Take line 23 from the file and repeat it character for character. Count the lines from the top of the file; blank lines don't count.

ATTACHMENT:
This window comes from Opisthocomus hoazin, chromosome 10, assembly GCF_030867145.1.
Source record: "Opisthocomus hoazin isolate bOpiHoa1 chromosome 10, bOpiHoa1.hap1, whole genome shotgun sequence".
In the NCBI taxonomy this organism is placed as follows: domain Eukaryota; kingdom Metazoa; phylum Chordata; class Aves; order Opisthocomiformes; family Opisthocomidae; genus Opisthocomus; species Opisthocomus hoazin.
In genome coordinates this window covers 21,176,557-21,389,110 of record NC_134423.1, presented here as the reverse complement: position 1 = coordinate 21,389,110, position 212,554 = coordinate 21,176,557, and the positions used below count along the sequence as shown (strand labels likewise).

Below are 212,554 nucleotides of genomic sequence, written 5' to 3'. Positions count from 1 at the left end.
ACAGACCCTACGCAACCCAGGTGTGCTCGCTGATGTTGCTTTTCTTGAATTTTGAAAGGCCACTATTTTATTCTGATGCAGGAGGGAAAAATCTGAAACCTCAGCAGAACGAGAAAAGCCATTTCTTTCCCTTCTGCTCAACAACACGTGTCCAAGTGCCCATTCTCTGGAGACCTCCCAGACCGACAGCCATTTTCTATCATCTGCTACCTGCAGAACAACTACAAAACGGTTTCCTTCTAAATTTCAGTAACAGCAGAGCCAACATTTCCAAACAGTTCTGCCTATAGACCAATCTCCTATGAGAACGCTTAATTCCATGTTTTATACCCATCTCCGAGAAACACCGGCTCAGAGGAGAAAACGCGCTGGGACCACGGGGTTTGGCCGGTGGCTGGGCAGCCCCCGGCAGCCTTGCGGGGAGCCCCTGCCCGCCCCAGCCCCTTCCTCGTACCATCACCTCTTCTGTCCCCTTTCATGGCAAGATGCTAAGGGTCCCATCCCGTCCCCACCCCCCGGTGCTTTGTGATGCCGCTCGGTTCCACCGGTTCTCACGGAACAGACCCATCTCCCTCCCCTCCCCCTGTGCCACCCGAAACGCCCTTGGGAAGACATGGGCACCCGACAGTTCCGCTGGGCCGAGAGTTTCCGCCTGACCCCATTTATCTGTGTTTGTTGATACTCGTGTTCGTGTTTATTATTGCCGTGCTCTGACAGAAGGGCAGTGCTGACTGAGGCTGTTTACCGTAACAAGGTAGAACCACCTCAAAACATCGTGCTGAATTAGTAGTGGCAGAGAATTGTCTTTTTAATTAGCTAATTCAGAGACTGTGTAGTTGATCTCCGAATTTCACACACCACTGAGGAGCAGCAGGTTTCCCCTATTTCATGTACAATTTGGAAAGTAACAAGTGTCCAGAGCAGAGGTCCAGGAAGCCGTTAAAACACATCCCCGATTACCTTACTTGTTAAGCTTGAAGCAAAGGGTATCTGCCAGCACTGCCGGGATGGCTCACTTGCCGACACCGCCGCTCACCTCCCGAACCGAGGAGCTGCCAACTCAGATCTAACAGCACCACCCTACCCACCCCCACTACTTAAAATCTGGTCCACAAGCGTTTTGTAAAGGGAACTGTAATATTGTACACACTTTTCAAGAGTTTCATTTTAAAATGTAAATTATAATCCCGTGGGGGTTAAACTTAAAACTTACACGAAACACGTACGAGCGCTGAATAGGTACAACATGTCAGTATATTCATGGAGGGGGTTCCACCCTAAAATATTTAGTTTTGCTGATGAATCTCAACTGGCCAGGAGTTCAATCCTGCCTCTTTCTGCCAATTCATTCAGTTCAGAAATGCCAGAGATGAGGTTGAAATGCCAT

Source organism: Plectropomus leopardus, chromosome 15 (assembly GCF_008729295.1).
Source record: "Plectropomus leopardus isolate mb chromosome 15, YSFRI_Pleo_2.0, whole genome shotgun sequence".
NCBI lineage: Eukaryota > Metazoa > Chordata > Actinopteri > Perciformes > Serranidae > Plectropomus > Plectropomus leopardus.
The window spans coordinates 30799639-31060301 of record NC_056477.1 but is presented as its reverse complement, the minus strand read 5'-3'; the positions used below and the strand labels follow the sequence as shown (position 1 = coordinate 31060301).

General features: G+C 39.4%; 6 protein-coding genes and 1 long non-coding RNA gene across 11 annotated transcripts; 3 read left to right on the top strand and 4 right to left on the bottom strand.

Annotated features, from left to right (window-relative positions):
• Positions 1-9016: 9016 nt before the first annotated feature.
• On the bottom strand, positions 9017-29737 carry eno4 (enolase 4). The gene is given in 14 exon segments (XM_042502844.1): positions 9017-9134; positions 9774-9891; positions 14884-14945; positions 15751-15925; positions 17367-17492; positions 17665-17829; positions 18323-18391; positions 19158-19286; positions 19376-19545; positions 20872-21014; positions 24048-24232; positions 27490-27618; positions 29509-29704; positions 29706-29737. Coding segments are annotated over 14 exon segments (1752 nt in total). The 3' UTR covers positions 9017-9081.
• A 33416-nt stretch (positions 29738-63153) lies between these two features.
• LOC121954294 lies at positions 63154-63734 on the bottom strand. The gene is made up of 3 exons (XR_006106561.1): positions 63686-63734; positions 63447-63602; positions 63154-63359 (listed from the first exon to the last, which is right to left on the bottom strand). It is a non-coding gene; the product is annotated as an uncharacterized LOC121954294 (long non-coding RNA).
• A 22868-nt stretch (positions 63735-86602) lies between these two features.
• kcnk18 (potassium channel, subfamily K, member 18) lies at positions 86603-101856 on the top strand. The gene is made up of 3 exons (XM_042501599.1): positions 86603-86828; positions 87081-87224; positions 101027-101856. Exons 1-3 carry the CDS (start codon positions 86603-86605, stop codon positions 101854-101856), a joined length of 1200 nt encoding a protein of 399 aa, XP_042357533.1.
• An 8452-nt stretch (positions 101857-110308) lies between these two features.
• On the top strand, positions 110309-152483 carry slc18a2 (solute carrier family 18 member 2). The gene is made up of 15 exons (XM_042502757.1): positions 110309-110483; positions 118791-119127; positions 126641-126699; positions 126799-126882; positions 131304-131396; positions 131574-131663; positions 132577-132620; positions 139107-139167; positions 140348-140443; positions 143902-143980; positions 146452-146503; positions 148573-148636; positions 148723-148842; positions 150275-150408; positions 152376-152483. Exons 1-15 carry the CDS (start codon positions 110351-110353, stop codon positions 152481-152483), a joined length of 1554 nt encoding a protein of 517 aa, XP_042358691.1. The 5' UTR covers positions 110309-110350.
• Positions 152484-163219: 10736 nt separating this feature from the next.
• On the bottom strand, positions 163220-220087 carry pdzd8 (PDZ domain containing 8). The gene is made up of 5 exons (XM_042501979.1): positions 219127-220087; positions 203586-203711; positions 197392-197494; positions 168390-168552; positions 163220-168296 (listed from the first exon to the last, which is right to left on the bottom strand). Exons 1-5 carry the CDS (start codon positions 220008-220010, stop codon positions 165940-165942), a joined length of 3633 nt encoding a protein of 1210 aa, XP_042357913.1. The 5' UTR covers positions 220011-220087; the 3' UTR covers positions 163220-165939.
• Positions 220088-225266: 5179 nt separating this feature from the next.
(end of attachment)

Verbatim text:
• Positions 220088-225266: 5179 nt separating this feature from the next.